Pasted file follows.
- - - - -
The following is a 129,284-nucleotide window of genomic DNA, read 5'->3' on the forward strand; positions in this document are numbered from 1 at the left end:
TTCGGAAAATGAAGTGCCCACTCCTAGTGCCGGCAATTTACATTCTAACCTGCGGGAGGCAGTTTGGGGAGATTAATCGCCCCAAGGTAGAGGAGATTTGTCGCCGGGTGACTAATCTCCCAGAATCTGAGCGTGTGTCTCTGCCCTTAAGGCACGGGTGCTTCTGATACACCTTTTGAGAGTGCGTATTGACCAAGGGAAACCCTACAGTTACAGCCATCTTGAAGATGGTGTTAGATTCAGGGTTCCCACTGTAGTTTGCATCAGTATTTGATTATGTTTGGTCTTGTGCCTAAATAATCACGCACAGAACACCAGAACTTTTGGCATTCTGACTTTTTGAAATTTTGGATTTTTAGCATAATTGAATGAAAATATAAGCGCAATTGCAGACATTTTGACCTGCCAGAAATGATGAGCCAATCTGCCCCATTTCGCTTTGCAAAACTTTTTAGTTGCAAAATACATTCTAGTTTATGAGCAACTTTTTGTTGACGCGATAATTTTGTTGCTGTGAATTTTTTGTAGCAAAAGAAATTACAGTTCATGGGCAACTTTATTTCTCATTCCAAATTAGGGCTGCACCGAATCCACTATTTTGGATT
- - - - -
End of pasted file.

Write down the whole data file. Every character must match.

The following is a 129,284-nucleotide window of genomic DNA, read 5'->3' on the forward strand; positions in this document are numbered from 1 at the left end:
TTCGGAAAATGAAGTGCCCACTCCTAGTGCCGGCAATTTACATTCTAACCTGCGGGAGGCAGTTTGGGGAGATTAATCGCCCCAAGGTAGAGGAGATTTGTCGCCGGGTGACTAATCTCCCAGAATCTGAGCGTGTGTCTCTGCCCTTAAGGCACGGGTGCTTCTGATACACCTTTTGAGAGTGCGTATTGACCAAGGGAAACCCTACAGTTACAGCCATCTTGAAGATGGTGTTAGATTCAGGGTTCCCACTGTAGTTTGCATCAGTATTTGATTATGTTTGGTCTTGTGCCTAAATAATCACGCACAGAACACCAGAACTTTTGGCATTCTGACTTTTTGAAATTTTGGATTTTTAGCATAATTGAATGAAAATATAAGCGCAATTGCAGACATTTTGACCTGCCAGAAATGATGAGCCAATCTGCCCCATTTCGCTTTGCAAAACTTTTTAGTTGCAAAATACATTCTAGTTTATGAGCAACTTTTTGTTGACGCGATAATTTTGTTGCTGTGAATTTTTTGTAGCAAAAGAAATTACAGTTCATGGGCAACTTTATTTCTCATTCCAAATTAGGGCTGCACCGAATCCACTATTTTGGATT